Singapore Makes Record African Ivory and Pangolin Seizure
Singapore made a record seizure of pangolin scales and ivory tusks last weekend after authorities uncovered three containers filled with 11.9 tons of pangolin scales and 8.8 tons of elephant ivory.
The animal products were shipped from the Democratic Republic of the Congo (DRC) and headed for Vietnam.
The seizure took place after China Customs officers shared relevant intelligence with the Singapore authorities following the recent arrest of 12 people on suspicion of wildlife trafficking in China. Singapore’s National Parks Board, Customs and the Immigration & Checkpoints Authority inspected the shipment that was said to contain timber, according to the bill of lading.
The scales were assessed to be from close to 2,000 Giant Ground Pangolins while the ivory would have derived from hundreds of African Elephants.
This is Singapore’s largest seizure of elephant ivory to date, eclipsing their previous record of 7.12 tons in 2002, which was long considered the largest ivory seizure worldwide since 1989 when detailed record keeping began. The 237 bags of scales found on Sunday brings the total to 37.5 tons of African pangolin scales seized in Singapore this year alone.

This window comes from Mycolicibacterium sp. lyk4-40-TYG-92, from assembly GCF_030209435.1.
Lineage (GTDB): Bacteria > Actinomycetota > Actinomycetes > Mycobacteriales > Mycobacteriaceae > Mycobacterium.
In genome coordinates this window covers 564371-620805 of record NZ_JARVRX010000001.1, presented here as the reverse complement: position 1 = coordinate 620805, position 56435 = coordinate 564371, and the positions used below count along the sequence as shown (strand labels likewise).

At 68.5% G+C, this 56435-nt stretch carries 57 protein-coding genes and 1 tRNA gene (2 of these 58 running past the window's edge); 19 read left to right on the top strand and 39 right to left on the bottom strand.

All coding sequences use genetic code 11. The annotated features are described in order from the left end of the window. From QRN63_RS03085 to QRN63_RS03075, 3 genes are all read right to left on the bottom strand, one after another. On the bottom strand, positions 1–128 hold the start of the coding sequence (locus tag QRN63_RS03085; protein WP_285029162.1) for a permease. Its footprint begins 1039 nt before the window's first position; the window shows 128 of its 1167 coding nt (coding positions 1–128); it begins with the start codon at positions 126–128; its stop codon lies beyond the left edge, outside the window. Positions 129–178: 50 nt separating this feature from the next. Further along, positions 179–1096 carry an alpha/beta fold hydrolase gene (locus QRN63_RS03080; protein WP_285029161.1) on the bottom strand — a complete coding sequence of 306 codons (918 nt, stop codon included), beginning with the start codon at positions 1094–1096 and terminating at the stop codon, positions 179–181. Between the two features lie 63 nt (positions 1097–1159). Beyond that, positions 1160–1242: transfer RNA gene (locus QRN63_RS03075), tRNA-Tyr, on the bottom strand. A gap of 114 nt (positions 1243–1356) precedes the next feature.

NGO TRAFFIC’s data analysis showed key Southeast Asian countries where shipments of illicit wildlife products exported from DRC were destined or intercepted as Malaysia, Vietnam and Thailand, with Singapore recently joining the list.
Vietnam topped the list, receiving a total of over 20 tons of trafficked ivory and pangolin scales, including a single seizure of 9.1 tons of African elephant tusks discovered in Da Nang’s Tien Sa port in March 2019 from the Matadi port in the DRC - the largest ivory seizure on record globally.
The DRC’s role as a critical exit point from Africa is also highlighted following the Singapore enforcement action. Over 66 tons of illicit ivory and pangolin scale shipments seized worldwide between 2017–2019 originated from the DRC. At least 2,469kg of ivory and pangolin scales were also seized within the DRC in 2017 and 2018, in 17 incidents.
Such seizures, including the latest in Singapore, point to the persistence of large-scale trafficking in ivory and pangolins from Africa to Southeast Asia. Apart from Sunday’s seizure, Singapore has seized close to 30 tons of pangolin scales and ivory from just four incidents since 2018, all of which originated from Nigeria and were reportedly heading to Vietnam.
TRAFFIC is now calling on Singapore to lead by example and undertake a thorough forensic examination of the seized products to determine their age and origin in order to aid in identifying the people responsible.